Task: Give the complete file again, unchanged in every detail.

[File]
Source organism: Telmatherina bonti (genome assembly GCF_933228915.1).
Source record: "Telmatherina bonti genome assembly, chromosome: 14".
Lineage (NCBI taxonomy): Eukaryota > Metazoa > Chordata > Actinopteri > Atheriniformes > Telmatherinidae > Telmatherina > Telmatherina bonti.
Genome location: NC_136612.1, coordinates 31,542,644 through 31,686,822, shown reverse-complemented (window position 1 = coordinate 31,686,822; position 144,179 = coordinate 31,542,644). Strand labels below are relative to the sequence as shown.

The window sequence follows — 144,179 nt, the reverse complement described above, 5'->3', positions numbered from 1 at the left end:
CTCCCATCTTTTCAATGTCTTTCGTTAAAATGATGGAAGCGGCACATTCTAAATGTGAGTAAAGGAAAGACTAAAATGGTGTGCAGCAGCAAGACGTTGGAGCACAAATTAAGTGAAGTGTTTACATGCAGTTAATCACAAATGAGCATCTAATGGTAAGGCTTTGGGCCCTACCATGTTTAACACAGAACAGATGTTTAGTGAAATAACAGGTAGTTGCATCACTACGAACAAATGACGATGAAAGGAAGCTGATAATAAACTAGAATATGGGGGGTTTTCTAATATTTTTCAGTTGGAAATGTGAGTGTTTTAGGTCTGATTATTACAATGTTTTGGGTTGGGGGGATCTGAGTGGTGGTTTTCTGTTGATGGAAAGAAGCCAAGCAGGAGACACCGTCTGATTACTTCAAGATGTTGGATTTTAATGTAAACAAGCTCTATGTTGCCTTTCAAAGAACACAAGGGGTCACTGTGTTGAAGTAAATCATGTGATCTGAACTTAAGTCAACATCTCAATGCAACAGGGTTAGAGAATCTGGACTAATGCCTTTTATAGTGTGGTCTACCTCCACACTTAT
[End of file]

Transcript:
Source organism: Telmatherina bonti (genome assembly GCF_933228915.1).
Source record: "Telmatherina bonti genome assembly, chromosome: 14".
Lineage (NCBI taxonomy): Eukaryota > Metazoa > Chordata > Actinopteri > Atheriniformes > Telmatherinidae > Telmatherina > Telmatherina bonti.
Genome location: NC_136612.1, coordinates 31,542,644 through 31,686,822, shown reverse-complemented (window position 1 = coordinate 31,686,822; position 144,179 = coordinate 31,542,644). Strand labels below are relative to the sequence as shown.

The window sequence follows — 144,179 nt, the reverse complement described above, 5'->3', positions numbered from 1 at the left end:
CTCCCATCTTTTCAATGTCTTTCGTTAAAATGATGGAAGCGGCACATTCTAAATGTGAGTAAAGGAAAGACTAAAATGGTGTGCAGCAGCAAGACGTTGGAGCACAAATTAAGTGAAGTGTTTACATGCAGTTAATCACAAATGAGCATCTAATGGTAAGGCTTTGGGCCCTACCATGTTTAACACAGAACAGATGTTTAGTGAAATAACAGGTAGTTGCATCACTACGAACAAATGACGATGAAAGGAAGCTGATAATAAACTAGAATATGGGGGGTTTTCTAATATTTTTCAGTTGGAAATGTGAGTGTTTTAGGTCTGATTATTACAATGTTTTGGGTTGGGGGGATCTGAGTGGTGGTTTTCTGTTGATGGAAAGAAGCCAAGCAGGAGACACCGTCTGATTACTTCAAGATGTTGGATTTTAATGTAAACAAGCTCTATGTTGCCTTTCAAAGAACACAAGGGGTCACTGTGTTGAAGTAAATCATGTGATCTGAACTTAAGTCAACATCTCAATGCAACAGGGTTAGAGAATCTGGACTAATGCCTTTTATAGTGTGGTCTACCTCCACACTTAT